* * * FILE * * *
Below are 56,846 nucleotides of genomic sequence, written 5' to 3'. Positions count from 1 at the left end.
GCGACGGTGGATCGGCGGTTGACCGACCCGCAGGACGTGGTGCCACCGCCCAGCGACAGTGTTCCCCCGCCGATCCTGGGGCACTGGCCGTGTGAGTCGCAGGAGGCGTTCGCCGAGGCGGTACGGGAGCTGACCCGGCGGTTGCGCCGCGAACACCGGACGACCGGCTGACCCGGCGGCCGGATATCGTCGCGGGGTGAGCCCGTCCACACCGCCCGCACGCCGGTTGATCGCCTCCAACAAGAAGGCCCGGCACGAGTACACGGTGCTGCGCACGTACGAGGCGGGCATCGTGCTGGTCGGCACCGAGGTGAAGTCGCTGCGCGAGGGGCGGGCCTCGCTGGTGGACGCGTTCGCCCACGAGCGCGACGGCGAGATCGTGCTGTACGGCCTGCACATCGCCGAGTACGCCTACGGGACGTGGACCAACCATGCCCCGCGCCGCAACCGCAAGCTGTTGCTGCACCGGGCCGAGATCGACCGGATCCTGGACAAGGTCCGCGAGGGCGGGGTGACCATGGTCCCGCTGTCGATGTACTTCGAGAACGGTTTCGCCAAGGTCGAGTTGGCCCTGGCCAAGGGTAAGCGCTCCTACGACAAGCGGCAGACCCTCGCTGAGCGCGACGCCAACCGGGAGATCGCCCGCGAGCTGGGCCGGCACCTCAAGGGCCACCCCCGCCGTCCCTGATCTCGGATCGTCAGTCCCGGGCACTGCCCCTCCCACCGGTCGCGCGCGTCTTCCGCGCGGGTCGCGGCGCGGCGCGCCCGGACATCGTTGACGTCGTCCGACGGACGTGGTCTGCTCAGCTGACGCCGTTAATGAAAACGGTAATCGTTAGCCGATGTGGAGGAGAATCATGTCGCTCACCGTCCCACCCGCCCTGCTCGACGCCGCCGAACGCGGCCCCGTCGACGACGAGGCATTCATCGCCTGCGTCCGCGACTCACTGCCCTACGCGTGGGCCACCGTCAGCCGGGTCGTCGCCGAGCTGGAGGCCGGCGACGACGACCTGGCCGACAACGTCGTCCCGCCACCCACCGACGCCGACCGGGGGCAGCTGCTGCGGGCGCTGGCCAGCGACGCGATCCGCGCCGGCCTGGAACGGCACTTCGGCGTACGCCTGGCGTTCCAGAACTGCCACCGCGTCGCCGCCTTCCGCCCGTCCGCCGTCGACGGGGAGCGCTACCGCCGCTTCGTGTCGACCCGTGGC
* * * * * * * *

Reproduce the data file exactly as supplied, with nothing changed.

Below are 56,846 nucleotides of genomic sequence, written 5' to 3'. Positions count from 1 at the left end.
GCGACGGTGGATCGGCGGTTGACCGACCCGCAGGACGTGGTGCCACCGCCCAGCGACAGTGTTCCCCCGCCGATCCTGGGGCACTGGCCGTGTGAGTCGCAGGAGGCGTTCGCCGAGGCGGTACGGGAGCTGACCCGGCGGTTGCGCCGCGAACACCGGACGACCGGCTGACCCGGCGGCCGGATATCGTCGCGGGGTGAGCCCGTCCACACCGCCCGCACGCCGGTTGATCGCCTCCAACAAGAAGGCCCGGCACGAGTACACGGTGCTGCGCACGTACGAGGCGGGCATCGTGCTGGTCGGCACCGAGGTGAAGTCGCTGCGCGAGGGGCGGGCCTCGCTGGTGGACGCGTTCGCCCACGAGCGCGACGGCGAGATCGTGCTGTACGGCCTGCACATCGCCGAGTACGCCTACGGGACGTGGACCAACCATGCCCCGCGCCGCAACCGCAAGCTGTTGCTGCACCGGGCCGAGATCGACCGGATCCTGGACAAGGTCCGCGAGGGCGGGGTGACCATGGTCCCGCTGTCGATGTACTTCGAGAACGGTTTCGCCAAGGTCGAGTTGGCCCTGGCCAAGGGTAAGCGCTCCTACGACAAGCGGCAGACCCTCGCTGAGCGCGACGCCAACCGGGAGATCGCCCGCGAGCTGGGCCGGCACCTCAAGGGCCACCCCCGCCGTCCCTGATCTCGGATCGTCAGTCCCGGGCACTGCCCCTCCCACCGGTCGCGCGCGTCTTCCGCGCGGGTCGCGGCGCGGCGCGCCCGGACATCGTTGACGTCGTCCGACGGACGTGGTCTGCTCAGCTGACGCCGTTAATGAAAACGGTAATCGTTAGCCGATGTGGAGGAGAATCATGTCGCTCACCGTCCCACCCGCCCTGCTCGACGCCGCCGAACGCGGCCCCGTCGACGACGAGGCATTCATCGCCTGCGTCCGCGACTCACTGCCCTACGCGTGGGCCACCGTCAGCCGGGTCGTCGCCGAGCTGGAGGCCGGCGACGACGACCTGGCCGACAACGTCGTCCCGCCACCCACCGACGCCGACCGGGGGCAGCTGCTGCGGGCGCTGGCCAGCGACGCGATCCGCGCCGGCCTGGAACGGCACTTCGGCGTACGCCTGGCGTTCCAGAACTGCCACCGCGTCGCCGCCTTCCGCCCGTCCGCCGTCGACGGGGAGCGCTACCGCCGCTTCGTGTCGACCCGTGGC